3     ctx.beginPath()
 5     for vertex, i in block.vertices
 6       if i == 0
 7         ctx.moveTo(vertex.absolute_x, vertex.absolute_y)
 8       else
 9         ctx.lineTo(vertex.absolute_x, vertex.absolute_y)
11     ctx.closePath()
14     ctx.scale(1.0 / 40.0, -1.0 / 40.0)
15     ctx.fillStyle = ctx.createPattern(@assets.get(, 'repeat')
16     ctx.fill()
17     ctx.restore()


  • Line 2: We loop on the blocks that we have in memory (parsed at the start of the level).

  • Line 3: We start the drawing of a "path" with ctx.beginPath(). A path is a serie of vertices that creates a polygon.

  • Lines 5-9: For each block, we loop on its vertices (a block has many vertices). The first point (ctx.moveTo()) or the next point (ctx.lineTo()) of the path is created.

  • Line 11: The path is finished and the polygon is closed with ctx.closePath()

  • Lines 13-17:

    • the current context (translation, scale, etc.) is saved.
    • ctx.scale(): Zoom or dezoom of the texture (from the current context).
    • ctx.fillStyle: Defines how the path will be filled. Can be a colour, a gradient or a pattern.
    • ctx.createPattern(): Create a pattern (an image that is repeated). @assets.get() get the image from our assets manager using its name (
    • ctx.restore(): The current context is restored.

Entities / Sprites

 1 display_sprites: (ctx) ->
 2   for entity in @list
 3     if entity.type_id == 'Sprite'
 4       texture_name = @entity_texture_name(entity)
 8       ctx.translate(entity.position.x, entity.position.y)
 9       ctx.scale(1, -1)
10       ctx.drawImage(@assets.get(texture_name),
11                     -entity.size.width  +,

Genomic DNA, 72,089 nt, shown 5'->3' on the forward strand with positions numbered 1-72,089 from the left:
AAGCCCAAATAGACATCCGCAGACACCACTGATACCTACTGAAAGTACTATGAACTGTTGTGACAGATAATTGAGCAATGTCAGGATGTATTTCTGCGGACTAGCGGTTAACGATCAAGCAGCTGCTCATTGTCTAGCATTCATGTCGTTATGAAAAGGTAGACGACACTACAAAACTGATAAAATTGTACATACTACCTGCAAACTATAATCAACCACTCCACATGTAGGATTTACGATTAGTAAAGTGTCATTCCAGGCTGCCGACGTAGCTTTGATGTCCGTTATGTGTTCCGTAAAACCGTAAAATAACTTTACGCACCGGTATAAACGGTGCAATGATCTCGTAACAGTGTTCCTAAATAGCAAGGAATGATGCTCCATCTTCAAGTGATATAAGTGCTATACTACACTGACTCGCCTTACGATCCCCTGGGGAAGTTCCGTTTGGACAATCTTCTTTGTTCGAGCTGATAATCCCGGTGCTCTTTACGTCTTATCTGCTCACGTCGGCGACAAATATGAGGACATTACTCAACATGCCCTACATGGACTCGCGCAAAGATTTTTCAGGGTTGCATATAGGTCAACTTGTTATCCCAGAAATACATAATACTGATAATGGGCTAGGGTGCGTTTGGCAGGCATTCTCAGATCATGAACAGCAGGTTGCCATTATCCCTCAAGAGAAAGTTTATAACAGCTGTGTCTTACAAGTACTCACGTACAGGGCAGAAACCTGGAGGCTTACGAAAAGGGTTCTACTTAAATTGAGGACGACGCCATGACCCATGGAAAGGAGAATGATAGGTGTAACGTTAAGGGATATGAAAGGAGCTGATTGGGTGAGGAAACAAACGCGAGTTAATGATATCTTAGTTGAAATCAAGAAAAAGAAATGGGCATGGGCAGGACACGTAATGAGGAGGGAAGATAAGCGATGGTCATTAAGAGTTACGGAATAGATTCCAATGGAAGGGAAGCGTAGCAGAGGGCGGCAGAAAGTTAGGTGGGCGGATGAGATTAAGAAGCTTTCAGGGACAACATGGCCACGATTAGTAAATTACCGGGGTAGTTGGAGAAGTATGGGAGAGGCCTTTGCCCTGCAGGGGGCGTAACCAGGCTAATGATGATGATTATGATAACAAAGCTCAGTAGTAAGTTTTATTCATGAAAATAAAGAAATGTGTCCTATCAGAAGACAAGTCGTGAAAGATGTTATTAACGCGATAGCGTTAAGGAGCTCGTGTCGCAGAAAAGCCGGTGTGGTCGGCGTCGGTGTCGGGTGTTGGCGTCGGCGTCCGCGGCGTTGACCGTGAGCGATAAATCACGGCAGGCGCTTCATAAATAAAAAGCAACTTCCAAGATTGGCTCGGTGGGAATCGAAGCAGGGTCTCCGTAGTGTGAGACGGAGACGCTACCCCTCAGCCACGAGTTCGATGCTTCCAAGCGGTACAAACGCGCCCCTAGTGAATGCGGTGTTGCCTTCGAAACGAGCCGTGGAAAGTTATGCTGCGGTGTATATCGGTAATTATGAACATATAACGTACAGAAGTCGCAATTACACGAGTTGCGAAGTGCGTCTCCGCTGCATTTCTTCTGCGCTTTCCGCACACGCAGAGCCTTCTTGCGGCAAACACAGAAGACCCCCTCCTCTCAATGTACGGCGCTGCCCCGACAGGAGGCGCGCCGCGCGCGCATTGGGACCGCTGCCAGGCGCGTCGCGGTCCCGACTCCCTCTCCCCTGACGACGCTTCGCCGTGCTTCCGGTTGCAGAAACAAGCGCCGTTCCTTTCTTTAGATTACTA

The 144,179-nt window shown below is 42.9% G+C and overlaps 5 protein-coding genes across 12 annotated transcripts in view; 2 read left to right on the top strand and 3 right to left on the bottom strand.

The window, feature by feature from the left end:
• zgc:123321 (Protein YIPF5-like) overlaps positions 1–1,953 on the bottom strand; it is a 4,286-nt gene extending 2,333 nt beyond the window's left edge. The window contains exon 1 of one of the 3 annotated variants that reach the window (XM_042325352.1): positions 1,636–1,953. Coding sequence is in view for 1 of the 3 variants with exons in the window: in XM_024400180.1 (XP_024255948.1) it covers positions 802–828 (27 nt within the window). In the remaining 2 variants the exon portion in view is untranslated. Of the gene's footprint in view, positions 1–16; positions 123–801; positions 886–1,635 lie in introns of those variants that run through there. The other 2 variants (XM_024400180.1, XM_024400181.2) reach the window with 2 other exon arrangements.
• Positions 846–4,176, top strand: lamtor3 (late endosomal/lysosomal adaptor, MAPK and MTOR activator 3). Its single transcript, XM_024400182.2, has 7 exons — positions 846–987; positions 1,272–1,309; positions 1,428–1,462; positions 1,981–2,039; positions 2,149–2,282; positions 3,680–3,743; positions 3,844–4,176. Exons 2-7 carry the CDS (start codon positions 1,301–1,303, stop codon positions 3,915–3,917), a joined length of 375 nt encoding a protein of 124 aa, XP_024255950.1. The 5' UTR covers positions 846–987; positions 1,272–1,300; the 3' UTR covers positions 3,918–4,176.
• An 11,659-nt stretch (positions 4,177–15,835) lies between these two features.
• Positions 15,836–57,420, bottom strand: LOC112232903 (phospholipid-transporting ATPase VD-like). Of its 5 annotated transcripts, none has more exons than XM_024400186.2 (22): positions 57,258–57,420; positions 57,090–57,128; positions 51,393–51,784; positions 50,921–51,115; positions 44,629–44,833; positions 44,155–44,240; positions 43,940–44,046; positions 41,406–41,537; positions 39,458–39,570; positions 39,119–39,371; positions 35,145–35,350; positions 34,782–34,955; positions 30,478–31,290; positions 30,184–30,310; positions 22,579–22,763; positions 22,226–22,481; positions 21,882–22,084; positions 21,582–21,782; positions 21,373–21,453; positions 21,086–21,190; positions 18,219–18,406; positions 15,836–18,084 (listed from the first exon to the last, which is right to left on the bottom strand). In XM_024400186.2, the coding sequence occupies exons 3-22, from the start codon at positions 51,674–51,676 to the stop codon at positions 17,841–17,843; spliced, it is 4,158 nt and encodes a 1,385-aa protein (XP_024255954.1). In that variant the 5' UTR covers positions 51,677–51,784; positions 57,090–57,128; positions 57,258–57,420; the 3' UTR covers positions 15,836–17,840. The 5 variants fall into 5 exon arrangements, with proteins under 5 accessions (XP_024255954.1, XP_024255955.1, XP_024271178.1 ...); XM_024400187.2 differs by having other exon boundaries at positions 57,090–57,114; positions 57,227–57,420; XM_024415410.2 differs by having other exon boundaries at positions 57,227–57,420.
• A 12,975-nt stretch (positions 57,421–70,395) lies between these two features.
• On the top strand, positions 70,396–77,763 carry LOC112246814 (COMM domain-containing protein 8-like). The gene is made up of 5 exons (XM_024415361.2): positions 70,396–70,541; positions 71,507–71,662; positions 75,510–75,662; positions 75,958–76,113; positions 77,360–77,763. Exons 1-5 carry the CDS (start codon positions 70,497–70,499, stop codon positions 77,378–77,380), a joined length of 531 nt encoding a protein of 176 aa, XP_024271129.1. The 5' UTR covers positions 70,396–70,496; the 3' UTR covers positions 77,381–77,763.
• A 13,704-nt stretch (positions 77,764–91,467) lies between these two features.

12                     -entity.size.height +,
13                     entity.size.width,
14                     entity.size.height)
16       ctx.restore()
18 entity_texture_name: (entity) ->
19   for param in entity.params
20     if == 'name'
21       return param.value


  • Line 2: We loop on the entities that we have in memory (parsed at the start of the level).

  • Line 3: Test if the entity if of type "Sprite" (some entities don't need to be displayed).

  • Line 4: We get the sprite's name. In the XML file, the name of the sprite is stored as parameter named "name".

  • Lines 6-16:

    • the current context (translation, scale, etc.) is saved.
    • ctx.scale(): Reverse the Y axis before drawing the image.
    • ctx.drawImage(): Draw the image on the screen and center it. The parameters 2 and 3 define the starting position of the image. The parameters 4 and 5 define the size of the image.
    • ctx.restore(): The current context is restored.


After the sky is created (another createPattern()) and some global scale adjustments, you finally got this wonderful display.

First display of our XMoto level

Just a flat, static screen of a XMoto level, with no moto in it and no interactions.

But there's more to come in the next chapters. Starting with the integration of Box2D for the physics !

More informations